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Asian J Pain > Volume 7;2021 > Article
Yoon, Moon, Bae, Kang, Kim, and Kim: Association between Redundant Nerve Root and Clinical Outcome after Fusion for Lumbar Spinal Stenosis



This study aimed to determine the association between redundant nerve root and clinical outcome after fusion for lumbar spinal stenosis by comparing outcomes in patients with or without redundant nerve root.


A total of 163 patients who underwent spinal fusion surgery between January 1, 2014, and December 31, 2018, were enrolled. Patients were divided into two groups: with a redundant nerve root (R group) and without a redundant nerve root (N group). The clinical outcome of the two groups was compared using VAS and claudication distance.


A total of 46 patients had a redundant nerve root, while the remaining 117 did not. Symptom duration was significantly different between the two groups (R=41.0±25.0, N=24.1±12.2, p<0.001). Changes in the VAS score for lower extremity pain between the two groups at 1 year after surgery showed that patients without a redundant nerve root had significantly better outcomes than those with a redundant nerve root (R: 4.2±1.3 vs. N: 5.5±1.4; p<0.001).


Redundant nerve root on MRI is associated with clinical outcome after fusion for lumbar spinal stenosis. Patients with a redundant nerve root had poor outcomes after fusion surgery for lumbar spinal stenosis than those without a redundant nerve root.


Degenerative lumbar spinal stenosis (LSS) is characterized by narrowing of the spinal canal and constriction of the neural structures, and occurs due to changes in the ligamentum flavum, marked hypertrophy of the facet joints, or both. Depending on the location of the narrowing, patients usually present with intermittent neurogenic claudication symptoms (e.g., buttocks or leg pain while walking or standing that is relieved upon sitting or lumbar flexion) or a more well-defined radicular pain [1]. LSS is the most common reason for lumbar spine surgery in adults older than 65 years [2].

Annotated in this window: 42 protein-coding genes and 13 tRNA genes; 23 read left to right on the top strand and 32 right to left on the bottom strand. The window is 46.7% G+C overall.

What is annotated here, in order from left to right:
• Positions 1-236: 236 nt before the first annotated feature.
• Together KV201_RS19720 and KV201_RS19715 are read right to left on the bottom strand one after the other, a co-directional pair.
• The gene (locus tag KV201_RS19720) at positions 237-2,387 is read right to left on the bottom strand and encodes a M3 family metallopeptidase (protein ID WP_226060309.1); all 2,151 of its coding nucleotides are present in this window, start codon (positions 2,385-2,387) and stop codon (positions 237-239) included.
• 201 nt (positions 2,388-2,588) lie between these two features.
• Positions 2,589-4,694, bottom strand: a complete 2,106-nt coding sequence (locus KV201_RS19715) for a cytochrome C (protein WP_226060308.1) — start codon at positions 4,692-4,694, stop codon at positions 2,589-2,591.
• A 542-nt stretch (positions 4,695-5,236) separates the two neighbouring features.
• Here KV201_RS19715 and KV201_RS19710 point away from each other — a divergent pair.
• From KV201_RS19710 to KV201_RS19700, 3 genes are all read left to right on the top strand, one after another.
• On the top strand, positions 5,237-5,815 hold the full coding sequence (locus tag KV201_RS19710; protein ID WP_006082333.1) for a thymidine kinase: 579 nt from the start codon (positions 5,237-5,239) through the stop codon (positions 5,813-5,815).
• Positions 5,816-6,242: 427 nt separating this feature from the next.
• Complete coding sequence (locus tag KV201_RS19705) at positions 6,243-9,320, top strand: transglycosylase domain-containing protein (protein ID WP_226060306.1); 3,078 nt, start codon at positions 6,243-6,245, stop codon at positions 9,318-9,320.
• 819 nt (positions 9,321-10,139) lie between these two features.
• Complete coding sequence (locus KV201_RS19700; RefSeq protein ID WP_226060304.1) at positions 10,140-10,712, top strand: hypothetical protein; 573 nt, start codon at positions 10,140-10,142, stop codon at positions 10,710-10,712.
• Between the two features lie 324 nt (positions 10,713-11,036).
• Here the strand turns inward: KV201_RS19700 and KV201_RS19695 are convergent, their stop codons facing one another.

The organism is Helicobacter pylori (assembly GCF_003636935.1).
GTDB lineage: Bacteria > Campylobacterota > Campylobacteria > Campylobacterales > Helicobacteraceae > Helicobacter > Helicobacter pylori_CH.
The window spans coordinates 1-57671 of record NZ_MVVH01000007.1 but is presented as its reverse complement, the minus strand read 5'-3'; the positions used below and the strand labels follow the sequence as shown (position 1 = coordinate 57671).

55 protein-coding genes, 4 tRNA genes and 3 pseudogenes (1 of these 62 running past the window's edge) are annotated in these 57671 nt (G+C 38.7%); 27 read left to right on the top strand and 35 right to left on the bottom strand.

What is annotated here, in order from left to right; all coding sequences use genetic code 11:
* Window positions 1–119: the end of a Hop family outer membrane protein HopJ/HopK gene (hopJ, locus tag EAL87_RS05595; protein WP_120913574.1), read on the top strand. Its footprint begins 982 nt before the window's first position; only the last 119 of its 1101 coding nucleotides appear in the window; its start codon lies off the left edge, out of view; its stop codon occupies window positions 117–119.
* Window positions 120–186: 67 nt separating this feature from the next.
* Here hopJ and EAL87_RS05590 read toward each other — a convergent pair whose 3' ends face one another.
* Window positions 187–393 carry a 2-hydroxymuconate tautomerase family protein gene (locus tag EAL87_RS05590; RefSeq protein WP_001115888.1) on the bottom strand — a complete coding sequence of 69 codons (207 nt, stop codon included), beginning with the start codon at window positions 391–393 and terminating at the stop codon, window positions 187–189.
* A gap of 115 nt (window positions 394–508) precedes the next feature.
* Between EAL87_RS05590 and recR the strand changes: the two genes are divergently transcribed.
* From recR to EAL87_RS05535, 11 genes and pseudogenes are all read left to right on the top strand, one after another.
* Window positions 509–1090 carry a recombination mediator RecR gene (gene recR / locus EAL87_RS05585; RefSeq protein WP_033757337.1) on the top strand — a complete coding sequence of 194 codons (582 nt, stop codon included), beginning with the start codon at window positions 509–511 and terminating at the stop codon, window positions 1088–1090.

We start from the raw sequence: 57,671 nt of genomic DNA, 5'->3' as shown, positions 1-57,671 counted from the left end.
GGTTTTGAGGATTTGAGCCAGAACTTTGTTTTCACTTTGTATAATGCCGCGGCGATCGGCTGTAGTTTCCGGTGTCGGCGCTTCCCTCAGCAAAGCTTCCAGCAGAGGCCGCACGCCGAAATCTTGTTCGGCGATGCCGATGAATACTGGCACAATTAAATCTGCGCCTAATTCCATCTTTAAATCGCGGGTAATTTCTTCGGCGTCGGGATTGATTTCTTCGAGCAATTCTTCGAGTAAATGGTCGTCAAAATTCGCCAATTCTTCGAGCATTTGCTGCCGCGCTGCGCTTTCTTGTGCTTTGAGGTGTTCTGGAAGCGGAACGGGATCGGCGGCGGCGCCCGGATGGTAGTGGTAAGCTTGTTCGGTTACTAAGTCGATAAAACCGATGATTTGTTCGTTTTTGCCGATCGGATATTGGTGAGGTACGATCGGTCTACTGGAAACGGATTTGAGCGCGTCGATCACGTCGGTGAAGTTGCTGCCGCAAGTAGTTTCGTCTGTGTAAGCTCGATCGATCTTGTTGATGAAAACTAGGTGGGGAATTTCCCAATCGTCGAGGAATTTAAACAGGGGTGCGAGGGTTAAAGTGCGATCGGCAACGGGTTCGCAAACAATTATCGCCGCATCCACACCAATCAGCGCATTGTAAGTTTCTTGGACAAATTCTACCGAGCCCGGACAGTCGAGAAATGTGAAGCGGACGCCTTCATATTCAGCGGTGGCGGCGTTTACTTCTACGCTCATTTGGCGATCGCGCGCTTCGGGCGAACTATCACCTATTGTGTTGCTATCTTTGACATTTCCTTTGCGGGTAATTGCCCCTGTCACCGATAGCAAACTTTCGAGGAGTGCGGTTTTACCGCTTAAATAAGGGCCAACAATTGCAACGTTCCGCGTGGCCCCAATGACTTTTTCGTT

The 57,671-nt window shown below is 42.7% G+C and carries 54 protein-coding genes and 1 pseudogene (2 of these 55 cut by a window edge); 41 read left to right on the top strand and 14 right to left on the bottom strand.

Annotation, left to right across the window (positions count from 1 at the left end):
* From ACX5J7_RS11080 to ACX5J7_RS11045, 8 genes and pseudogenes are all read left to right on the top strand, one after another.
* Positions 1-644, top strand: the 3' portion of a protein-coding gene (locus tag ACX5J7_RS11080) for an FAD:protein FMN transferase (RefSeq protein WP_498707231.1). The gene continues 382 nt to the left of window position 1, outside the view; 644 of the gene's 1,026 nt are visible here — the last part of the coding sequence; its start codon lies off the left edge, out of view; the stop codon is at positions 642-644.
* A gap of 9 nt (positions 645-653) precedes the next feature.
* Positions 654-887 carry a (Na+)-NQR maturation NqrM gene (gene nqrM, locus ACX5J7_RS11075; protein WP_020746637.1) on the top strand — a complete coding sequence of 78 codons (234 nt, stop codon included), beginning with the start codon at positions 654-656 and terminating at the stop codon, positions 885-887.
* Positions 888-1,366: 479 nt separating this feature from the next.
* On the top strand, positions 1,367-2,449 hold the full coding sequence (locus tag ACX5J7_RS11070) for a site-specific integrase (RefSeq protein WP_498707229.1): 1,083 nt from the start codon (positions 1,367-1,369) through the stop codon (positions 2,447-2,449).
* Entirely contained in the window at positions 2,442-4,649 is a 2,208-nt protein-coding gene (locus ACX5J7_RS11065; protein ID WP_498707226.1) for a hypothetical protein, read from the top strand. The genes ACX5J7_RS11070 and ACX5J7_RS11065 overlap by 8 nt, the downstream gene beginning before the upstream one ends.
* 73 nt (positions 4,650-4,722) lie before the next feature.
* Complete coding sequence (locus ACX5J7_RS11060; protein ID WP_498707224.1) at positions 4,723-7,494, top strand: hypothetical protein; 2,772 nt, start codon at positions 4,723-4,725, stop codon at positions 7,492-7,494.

LSS patients with neurological symptoms often present with a thickened and loop-shaped redundant nerve roots (RNR) of the cauda equina on magnetic resonance imaging (MRI) scans. Studies have shown that the prevalence rates of RNR among patients with LSS can range from 33.8% to 43.3% [3-6].
RNR was first reported by Verbiest in 1954 [7] and the term was coined by Cressman and Pawl in 1968 [8]. RNR is a sinusoidal deflection of the cauda equina nerve root, and it is observed on the sagittal plane of T2-weighted MR images. It can also be observed as an enlarged dot sign on the axial plane of T2-weighted MR images. While several studies have shown that the symptoms are worse in patients with RNR, the relationship between RNR and outcome after spinal fusion surgery has not yet been established.